Creation of Pennsylvania and the United States

The Society’s outstanding holdings on the formation of Pennsylvania and early administration of the Commonwealth begin with the largest assemblage of William Penn materials, many of which are in the Penn Family and Penn-Forbes Family papers. Among other notable collections are papers of the Logan, Cadwalader, Drinker, Jacobs, Lardner, and Norris families. There are extensive early grants, deeds, and maps. The Churchman Papers of Kirk Brown, and the papers of George Churchman, Lightfoot Family, Jacob and Isaac Taylor, and Chester, Lancaster, Northampton, and Northumberland counties include many early Pennsylvania land surveys. The Mason and Dixon Line Papers and the Chew Family Papers document the 18th-century project to survey the Pennsylvania-Maryland boundary.

Notable collections documenting the creation of the American republic include the papers of Benjamin Franklin, Continental Congress President Henry Laurens, John Dickenson (Robert Restalrig Logan Papers), Charles Thomson, and George Clymer. The papers of Eliza Farmer, William Strahan, John Warder, and James Allen include extensive commentary on political events before, during, and after the American Revolution.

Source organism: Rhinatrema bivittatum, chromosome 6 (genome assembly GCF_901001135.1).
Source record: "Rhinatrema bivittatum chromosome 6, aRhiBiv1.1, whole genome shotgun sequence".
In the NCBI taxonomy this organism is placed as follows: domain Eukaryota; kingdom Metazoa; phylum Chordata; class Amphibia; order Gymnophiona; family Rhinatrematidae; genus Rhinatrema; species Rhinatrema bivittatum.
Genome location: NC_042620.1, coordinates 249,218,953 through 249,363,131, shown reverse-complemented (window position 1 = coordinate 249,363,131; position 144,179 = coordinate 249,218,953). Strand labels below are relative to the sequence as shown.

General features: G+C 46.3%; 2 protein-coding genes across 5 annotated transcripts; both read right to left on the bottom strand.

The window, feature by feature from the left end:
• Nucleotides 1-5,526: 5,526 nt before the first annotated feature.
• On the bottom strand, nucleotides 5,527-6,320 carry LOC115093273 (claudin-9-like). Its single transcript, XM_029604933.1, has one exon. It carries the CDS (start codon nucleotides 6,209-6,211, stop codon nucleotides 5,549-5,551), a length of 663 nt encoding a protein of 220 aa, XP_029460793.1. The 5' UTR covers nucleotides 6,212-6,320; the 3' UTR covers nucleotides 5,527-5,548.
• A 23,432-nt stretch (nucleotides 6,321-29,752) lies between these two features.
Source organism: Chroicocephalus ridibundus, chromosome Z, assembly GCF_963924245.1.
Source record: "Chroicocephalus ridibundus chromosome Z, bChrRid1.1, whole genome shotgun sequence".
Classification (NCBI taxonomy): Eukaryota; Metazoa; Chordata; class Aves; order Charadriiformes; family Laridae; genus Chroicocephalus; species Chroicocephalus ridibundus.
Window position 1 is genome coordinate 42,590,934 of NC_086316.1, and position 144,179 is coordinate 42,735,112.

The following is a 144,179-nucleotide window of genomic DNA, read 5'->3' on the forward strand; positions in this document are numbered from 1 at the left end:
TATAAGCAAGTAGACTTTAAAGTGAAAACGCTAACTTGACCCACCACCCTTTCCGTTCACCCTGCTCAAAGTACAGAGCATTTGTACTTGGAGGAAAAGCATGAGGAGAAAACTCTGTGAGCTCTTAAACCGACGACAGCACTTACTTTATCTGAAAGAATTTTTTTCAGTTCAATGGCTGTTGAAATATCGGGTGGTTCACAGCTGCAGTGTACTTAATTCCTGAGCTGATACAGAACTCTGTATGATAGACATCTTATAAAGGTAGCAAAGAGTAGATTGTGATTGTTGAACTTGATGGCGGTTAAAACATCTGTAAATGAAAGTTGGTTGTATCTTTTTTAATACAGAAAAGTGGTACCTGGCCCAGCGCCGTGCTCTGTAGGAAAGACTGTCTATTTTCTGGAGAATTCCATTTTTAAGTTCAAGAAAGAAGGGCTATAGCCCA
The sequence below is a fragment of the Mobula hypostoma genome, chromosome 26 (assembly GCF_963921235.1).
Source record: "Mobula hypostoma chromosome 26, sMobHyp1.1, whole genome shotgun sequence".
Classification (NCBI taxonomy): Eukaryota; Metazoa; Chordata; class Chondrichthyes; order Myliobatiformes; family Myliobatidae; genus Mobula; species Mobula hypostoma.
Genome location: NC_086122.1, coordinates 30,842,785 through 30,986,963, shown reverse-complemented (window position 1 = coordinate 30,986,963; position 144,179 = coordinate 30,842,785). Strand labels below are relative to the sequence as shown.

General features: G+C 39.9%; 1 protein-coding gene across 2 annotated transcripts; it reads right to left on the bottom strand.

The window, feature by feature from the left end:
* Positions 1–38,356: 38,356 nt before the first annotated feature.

The Society’s holdings include the first and second drafts of the U.S. Constitution (James Wilson Papers), as well as a 1765 Non-Importation Resolution signed by Philadelphia citizens protesting British taxes and the only known original printer’s proof of the Declaration of Independence.

On the military aspects of the Revolutionary War, see the guide to Wars and Military History. On politics in the early republic, see the guide to Politics and Government.